In its original incarnation, Los Super Seven presented a gleeful pastiche of Latin American musical styles, spanning the Americas, North and South, and exemplified the wide range of cultural expression Latino culture has wrought. In this third disc, the amorphous Super Siete project has considerably narrowed its focus, honing in on the roadhouse blues of the Southwestern United States, and even more specifically on the Texas roots-rock sound. The guys from Los Lobos have bowed out (for now), but Joe Ely, Freddy Fender and Rick Trevino are holdovers from the first album, joined by Rodney Crowell, John Hiatt and Lyle Lovett, alt-country old-timers who have little chance to demonstrate their well-documented affinity for Tex-Mex music, as this disc tends towards the thumpy and muscular end of the musical spectrum. I, for one, miss the old band's emphasis on softer, bolero-style music, as well the more distinctly Latin touch that seems to have been set aside this time around... I'm sure this album will find an enthusiastic and welcoming reception among the more blues-and-rock oriented wing of the Americana audience, though others may find it a bit heavy-handed.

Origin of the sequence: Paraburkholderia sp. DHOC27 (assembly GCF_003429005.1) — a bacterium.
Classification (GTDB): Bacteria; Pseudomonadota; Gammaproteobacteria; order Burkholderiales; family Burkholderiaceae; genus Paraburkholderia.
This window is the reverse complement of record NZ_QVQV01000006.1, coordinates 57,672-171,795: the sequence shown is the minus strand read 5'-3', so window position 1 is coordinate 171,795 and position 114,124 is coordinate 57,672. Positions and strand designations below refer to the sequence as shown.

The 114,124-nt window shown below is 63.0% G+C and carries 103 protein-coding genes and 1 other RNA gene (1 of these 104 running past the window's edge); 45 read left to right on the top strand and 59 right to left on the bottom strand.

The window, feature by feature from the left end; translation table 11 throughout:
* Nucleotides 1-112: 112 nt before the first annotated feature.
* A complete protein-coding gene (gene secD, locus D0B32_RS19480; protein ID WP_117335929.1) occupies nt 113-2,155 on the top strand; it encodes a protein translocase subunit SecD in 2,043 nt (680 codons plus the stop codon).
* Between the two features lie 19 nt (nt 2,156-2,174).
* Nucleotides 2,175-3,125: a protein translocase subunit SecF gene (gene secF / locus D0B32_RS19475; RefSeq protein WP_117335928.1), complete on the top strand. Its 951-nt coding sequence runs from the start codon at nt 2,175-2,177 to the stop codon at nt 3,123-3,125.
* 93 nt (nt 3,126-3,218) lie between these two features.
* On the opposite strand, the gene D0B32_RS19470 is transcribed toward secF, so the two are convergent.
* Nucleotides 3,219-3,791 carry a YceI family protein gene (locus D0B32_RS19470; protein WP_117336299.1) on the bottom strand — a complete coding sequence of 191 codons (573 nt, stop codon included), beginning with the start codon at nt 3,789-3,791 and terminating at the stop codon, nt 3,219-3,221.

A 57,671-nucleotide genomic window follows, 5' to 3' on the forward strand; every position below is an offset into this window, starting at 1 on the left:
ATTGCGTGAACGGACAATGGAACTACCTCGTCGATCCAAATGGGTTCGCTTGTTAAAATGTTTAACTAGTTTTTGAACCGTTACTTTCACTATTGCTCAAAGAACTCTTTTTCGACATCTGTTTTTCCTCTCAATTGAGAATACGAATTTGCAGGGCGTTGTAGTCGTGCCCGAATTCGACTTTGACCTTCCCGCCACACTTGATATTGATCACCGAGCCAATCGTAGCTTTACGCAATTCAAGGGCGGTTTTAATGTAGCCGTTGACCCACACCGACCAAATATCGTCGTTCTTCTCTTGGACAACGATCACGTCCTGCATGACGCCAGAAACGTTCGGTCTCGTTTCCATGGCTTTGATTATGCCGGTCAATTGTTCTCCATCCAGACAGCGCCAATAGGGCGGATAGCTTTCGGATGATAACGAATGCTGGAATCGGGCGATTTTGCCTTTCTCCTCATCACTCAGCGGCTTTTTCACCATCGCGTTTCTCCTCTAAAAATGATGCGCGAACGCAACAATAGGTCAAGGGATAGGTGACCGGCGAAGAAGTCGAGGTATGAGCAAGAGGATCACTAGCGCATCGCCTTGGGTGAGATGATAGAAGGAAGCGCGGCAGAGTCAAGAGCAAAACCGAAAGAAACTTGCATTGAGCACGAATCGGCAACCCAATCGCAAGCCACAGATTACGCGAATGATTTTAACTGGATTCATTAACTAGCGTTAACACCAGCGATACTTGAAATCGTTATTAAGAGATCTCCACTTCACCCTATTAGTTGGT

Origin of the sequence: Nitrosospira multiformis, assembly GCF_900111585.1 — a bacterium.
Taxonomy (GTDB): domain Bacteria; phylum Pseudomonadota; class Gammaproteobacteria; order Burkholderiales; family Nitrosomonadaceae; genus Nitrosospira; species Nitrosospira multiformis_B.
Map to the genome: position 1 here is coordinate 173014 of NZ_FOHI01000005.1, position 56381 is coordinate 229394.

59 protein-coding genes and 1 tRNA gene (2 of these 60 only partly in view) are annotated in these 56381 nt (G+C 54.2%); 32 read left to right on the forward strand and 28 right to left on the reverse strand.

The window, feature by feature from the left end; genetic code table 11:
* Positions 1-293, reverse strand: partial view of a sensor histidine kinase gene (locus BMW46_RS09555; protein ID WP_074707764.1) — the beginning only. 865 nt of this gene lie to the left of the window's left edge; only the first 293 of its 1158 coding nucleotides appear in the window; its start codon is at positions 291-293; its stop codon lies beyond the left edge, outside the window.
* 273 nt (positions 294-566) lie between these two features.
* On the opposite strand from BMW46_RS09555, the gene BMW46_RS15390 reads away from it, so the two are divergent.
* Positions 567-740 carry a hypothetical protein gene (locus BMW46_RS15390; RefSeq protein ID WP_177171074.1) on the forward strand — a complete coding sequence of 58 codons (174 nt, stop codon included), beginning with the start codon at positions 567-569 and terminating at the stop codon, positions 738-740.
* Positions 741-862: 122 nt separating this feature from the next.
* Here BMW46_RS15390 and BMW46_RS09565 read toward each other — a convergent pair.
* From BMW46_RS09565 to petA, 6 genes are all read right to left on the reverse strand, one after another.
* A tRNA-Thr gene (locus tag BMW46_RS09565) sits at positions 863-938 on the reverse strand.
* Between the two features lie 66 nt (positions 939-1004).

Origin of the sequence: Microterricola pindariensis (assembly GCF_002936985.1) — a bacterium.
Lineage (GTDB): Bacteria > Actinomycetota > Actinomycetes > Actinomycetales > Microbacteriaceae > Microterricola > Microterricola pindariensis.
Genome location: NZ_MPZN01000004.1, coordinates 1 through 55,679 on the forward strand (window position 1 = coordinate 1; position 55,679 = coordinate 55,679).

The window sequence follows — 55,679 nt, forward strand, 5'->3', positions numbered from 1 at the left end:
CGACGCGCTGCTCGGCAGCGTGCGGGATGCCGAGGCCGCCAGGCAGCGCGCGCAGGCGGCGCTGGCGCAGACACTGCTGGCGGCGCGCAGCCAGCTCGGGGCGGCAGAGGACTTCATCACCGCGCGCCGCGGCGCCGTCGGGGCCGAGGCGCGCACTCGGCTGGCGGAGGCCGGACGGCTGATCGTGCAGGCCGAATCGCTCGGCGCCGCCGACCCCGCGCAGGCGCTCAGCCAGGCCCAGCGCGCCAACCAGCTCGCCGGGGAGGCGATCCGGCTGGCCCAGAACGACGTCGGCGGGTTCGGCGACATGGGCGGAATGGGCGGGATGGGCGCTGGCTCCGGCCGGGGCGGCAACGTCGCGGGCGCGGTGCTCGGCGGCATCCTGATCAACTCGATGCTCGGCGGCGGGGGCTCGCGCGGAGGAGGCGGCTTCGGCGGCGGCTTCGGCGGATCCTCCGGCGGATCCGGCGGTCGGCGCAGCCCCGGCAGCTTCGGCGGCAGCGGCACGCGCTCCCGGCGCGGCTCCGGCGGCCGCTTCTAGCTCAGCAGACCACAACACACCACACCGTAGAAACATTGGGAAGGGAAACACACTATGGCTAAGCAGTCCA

Super Uba "Tierra Lejana" (Iaso, 2005)
A giddy set of guitar-based acoustic music from the Dominican Republic, featuring singer-guitarist Super Uba and his partner, guitarist Edilio Paredes, one of the early pioneers of the lively bachata style that's featured here. It sounds a lot like Cuban guajira, but with a more manic, driving edge to it. You gotta love the melodies and sincere passion in the performance, even though the pace of the album may get a bit exhausting. It's mostly pretty sweet, though, and well worth checking out! (For more info, check out the label's website, www.iasorecords.com )